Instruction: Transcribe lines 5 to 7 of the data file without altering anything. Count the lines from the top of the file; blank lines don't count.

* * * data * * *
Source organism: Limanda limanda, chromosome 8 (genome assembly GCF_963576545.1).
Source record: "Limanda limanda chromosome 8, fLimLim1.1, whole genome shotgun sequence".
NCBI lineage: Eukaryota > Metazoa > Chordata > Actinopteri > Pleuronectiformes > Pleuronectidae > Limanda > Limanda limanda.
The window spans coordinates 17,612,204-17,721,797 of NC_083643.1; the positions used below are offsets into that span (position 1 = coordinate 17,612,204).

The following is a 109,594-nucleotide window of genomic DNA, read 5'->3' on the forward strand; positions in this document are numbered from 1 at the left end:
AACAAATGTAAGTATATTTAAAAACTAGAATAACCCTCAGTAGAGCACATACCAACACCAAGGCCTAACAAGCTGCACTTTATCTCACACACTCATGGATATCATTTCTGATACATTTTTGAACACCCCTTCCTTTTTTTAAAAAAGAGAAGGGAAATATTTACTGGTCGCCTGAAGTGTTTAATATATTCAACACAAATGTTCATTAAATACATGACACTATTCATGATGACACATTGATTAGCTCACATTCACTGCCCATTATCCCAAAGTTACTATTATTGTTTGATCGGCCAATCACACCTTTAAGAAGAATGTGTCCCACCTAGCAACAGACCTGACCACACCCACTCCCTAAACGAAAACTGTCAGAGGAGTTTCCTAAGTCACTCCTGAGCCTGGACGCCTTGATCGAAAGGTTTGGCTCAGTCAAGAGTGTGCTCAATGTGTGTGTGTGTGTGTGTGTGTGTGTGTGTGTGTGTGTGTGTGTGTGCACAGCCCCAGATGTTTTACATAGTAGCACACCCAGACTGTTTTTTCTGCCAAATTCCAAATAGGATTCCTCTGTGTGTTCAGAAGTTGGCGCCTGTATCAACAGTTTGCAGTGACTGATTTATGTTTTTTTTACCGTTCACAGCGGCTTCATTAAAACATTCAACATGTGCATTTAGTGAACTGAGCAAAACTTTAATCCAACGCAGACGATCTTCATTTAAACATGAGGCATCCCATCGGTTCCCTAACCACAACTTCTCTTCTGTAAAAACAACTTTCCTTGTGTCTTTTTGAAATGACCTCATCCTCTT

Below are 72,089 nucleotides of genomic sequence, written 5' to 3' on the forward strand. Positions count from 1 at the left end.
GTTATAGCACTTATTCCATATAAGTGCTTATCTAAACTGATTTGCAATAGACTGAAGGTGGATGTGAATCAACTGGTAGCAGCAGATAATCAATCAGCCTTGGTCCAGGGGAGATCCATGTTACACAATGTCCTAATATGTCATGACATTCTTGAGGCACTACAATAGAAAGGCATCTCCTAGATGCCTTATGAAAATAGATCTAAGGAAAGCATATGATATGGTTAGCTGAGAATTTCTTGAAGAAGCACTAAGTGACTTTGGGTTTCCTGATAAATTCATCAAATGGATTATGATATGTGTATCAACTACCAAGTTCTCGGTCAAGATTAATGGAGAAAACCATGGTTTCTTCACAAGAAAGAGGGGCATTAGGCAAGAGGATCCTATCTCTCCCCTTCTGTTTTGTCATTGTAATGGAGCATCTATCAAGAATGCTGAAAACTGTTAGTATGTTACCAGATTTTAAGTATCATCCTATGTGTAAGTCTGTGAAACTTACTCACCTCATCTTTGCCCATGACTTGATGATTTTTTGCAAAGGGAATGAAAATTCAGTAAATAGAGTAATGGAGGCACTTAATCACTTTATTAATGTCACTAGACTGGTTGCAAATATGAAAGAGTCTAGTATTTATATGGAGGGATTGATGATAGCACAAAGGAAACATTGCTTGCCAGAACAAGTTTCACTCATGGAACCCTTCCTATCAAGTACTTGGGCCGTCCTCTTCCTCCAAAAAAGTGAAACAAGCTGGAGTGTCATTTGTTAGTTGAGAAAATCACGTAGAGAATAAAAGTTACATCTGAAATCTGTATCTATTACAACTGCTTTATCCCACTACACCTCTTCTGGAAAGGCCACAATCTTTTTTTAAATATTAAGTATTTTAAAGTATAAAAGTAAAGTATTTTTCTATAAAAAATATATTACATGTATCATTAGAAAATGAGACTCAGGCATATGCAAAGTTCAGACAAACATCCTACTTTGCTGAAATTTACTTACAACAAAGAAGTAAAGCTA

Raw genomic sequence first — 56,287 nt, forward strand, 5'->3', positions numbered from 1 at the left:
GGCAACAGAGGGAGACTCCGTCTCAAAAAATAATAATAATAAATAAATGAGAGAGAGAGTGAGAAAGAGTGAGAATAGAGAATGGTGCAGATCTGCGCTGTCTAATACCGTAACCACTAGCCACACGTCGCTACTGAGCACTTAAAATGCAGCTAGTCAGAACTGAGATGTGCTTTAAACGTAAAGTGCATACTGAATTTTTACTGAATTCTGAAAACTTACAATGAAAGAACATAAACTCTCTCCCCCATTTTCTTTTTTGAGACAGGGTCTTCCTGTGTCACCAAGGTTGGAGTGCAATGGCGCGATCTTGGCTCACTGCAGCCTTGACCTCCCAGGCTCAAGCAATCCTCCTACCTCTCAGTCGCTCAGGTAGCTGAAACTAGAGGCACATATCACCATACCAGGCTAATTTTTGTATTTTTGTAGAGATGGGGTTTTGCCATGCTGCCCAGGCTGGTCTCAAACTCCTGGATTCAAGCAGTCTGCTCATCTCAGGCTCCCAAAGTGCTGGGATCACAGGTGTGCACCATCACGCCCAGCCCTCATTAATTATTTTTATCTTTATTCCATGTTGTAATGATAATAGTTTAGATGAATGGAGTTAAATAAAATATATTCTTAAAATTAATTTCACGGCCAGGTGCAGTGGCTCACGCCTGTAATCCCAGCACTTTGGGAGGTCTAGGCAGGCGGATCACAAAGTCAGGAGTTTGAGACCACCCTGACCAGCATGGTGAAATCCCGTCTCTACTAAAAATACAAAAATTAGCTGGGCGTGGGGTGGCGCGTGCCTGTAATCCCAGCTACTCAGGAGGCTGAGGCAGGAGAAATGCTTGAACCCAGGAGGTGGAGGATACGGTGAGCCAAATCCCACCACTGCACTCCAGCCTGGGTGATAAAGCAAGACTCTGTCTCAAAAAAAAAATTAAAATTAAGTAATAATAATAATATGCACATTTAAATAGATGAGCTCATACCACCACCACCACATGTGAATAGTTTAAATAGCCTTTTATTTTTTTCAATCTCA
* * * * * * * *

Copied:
The following is a 109,594-nucleotide window of genomic DNA, read 5'->3' on the forward strand; positions in this document are numbered from 1 at the left end:
AACAAATGTAAGTATATTTAAAAACTAGAATAACCCTCAGTAGAGCACATACCAACACCAAGGCCTAACAAGCTGCACTTTATCTCACACACTCATGGATATCATTTCTGATACATTTTTGAACACCCCTTCCTTTTTTTAAAAAAGAGAAGGGAAATATTTACTGGTCGCCTGAAGTGTTTAATATATTCAACACAAATGTTCATTAAATACATGACACTATTCATGATGACACATTGATTAGCTCACATTCACTGCCCATTATCCCAAAGTTACTATTATTGTTTGATCGGCCAATCACACCTTTAAGAAGAATGTGTCCCACCTAGCAACAGACCTGACCACACCCACTCCCTAAACGAAAACTGTCAGAGGAGTTTCCTAAGTCACTCCTGAGCCTGGACGCCTTGATCGAAAGGTTTGGCTCAGTCAAGAGTGTGCTCAATGTGTGTGTGTGTGTGTGTGTGTGTGTGTGTGTGTGTGTGTGTGTGTGCACAGCCCCAGATGTTTTACATAGTAGCACACCCAGACTGTTTTTTCTGCCAAATTCCAAATAGGATTCCTCTGTGTGTTCAGAAGTTGGCGCCTGTATCAACAGTTTGCAGTGACTGATTTATGTTTTTTTTACCGTTCACAGCGGCTTCATTAAAACATTCAACATGTGCATTTAGTGAACTGAGCAAAACTTTAATCCAACGCAGACGATCTTCATTTAAACATGAGGCATCCCATCGGTTCCCTAACCACAACTTCTCTTCTGTAAAAACAACTTTCCTTGTGTCTTTTTGAAATGACCTCATCCTCTT

Below are 72,089 nucleotides of genomic sequence, written 5' to 3' on the forward strand. Positions count from 1 at the left end.